OC-41 How i manage my patients with functional constipation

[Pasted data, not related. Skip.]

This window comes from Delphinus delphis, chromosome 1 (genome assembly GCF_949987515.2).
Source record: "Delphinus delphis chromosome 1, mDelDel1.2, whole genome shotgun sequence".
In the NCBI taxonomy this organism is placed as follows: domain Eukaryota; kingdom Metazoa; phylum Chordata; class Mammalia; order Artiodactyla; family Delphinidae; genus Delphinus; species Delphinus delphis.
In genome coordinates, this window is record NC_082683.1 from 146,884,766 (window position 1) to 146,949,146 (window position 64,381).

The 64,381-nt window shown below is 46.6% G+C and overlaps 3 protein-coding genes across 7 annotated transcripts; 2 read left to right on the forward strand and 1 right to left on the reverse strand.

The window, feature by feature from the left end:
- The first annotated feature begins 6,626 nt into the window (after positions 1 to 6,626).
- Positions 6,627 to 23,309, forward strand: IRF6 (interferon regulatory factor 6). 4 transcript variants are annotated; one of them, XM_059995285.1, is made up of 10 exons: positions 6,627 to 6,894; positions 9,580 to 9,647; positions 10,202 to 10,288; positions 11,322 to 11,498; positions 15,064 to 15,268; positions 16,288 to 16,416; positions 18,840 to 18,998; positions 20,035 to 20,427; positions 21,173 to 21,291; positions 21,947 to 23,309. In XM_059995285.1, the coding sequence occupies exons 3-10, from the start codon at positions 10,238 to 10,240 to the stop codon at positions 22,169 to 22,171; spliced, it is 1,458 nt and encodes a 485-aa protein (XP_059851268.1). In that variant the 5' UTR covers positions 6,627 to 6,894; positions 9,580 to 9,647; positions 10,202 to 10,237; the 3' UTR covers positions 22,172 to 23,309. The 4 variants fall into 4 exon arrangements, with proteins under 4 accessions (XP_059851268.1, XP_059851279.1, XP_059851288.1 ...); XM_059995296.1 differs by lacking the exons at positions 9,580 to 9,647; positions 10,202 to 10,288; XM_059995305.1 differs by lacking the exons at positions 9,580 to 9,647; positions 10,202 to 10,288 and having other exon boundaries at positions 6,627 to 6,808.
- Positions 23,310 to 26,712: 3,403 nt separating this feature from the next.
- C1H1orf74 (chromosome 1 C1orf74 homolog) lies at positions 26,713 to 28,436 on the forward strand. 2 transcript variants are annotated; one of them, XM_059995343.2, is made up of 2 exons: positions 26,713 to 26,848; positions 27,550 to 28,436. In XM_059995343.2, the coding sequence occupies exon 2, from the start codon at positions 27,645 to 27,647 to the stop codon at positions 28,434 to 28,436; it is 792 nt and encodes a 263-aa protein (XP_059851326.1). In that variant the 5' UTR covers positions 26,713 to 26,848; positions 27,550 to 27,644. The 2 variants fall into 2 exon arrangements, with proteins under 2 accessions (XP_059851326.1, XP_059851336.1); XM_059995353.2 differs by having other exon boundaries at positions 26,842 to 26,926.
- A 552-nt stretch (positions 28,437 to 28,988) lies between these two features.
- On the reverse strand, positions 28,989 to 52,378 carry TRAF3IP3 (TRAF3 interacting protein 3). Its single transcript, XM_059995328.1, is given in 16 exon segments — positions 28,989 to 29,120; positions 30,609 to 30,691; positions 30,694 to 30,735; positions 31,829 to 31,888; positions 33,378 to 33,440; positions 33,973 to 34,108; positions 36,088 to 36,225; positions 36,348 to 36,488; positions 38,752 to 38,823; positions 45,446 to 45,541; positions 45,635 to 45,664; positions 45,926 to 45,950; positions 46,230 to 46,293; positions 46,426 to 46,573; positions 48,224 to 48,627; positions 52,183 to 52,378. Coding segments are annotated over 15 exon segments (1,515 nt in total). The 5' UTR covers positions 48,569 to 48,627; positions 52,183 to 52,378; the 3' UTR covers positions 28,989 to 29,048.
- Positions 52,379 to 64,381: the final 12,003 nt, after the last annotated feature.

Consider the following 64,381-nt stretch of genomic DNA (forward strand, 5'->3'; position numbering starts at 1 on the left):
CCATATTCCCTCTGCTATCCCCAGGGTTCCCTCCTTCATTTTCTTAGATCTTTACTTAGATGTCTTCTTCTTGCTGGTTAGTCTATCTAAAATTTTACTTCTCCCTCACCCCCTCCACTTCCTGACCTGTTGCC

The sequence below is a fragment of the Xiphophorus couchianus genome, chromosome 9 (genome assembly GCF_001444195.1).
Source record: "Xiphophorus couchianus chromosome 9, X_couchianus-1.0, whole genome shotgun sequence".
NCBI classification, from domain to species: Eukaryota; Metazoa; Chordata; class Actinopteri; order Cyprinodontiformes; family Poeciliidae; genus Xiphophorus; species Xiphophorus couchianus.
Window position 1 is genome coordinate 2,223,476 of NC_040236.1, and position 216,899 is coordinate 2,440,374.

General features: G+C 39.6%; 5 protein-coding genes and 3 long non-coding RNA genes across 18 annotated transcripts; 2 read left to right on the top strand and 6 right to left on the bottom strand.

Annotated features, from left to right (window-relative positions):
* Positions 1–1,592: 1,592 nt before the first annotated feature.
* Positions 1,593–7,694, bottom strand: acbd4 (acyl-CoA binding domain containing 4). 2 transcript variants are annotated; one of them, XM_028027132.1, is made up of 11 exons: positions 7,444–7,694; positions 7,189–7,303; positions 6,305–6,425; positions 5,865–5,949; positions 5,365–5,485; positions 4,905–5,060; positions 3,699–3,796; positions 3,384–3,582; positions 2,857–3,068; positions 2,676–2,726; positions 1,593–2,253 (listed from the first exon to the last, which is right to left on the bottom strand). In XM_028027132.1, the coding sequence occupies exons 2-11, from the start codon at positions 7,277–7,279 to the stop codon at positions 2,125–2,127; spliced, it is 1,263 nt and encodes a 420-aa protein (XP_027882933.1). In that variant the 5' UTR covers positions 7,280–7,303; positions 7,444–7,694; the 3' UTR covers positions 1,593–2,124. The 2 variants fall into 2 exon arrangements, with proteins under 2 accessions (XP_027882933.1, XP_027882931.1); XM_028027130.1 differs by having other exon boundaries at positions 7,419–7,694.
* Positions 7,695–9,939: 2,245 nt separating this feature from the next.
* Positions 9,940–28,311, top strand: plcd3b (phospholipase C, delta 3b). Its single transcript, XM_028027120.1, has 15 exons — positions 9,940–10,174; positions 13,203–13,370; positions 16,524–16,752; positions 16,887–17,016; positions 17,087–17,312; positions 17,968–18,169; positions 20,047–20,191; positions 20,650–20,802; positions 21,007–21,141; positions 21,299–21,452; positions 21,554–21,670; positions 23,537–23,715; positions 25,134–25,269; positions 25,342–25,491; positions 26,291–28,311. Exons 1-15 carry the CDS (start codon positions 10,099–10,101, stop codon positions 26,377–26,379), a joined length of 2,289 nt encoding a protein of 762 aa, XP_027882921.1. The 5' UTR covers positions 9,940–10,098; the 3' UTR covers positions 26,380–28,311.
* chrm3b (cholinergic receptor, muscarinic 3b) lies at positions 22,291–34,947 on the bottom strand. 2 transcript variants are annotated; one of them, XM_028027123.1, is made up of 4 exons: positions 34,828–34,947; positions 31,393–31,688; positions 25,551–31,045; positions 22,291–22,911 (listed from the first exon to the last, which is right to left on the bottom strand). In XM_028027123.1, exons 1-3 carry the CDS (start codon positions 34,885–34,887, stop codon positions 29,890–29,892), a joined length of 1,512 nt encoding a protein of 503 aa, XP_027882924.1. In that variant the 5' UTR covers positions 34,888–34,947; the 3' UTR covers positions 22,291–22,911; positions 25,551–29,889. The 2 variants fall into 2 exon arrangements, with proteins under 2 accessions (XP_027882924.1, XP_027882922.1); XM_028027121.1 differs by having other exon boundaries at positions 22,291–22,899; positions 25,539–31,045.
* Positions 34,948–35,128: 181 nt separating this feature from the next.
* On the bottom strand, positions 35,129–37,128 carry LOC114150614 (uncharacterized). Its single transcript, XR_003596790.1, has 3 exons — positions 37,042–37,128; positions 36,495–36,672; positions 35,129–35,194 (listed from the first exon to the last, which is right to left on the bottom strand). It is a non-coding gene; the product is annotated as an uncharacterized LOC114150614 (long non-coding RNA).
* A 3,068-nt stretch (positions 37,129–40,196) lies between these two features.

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Constipation can manifest as hard (and often large-diameter) stools, infrequent and painful bowel movements or faecal incontinence, and represents a common complaint in childhood. More than 95% of constipated children suffer from functional constipation (FC), a common condition for both general practitioners and paediatric gastroenterologists. A prompt diagnosis and correct therapy are the keys for a successful management of children with FC. To provide the right diagnosis of FC, a thorough history and attentive physical examination suffice in most cases, according to the ROME IV Criteria (2016). Rarely, depending on the individual condition (and presence of the alarm signs), other diseases (like Hirschsprung’s disease, anatomic abnormalities, metabolic or endocrine disorders) have to be ruled out. Non-pharmacological measures include diet, toilet training and a relaxing familial attitude towards the child. Pharmacological approach includes disimpaction, maintenance of a normal intestinal transit and progressive weaning of medication. In some cases, psychological approach is also necessary. Disimpaction can be performed with high-dose of polyethylene glycol (PEG) or daily enemas. For maintenance, osmotic laxatives (especially PEG) are the first choice after the age of 6 months; in children less than 6 months of age or in those not tolerating PEG, Lactulose can be used. Other laxatives (like mineral oil, milk of magnesia and stimulant laxatives) are recommended as additional (or second-line) treatment. The golden rules of therapy are: give adequate doses, for enough long time and stop gradually. Parents have to be informed that sometimes relapses are possible, when treatment is discontinued. A multidisciplinary treatment is rarely required. Even if the management of CF is well defined, the practice shows the contrary: diagnosis is often delayed, children are submitted to multiple and unnecessary investigations and treatment is not properly considered, with digestive and psychosocial consequences. I present the most frequent mistakes encountered in patients referred to me and possibilities to avoid these errors. It is imperative that physicians become familiar with diagnosing FC, in order to provide a proper management and prevent complications.

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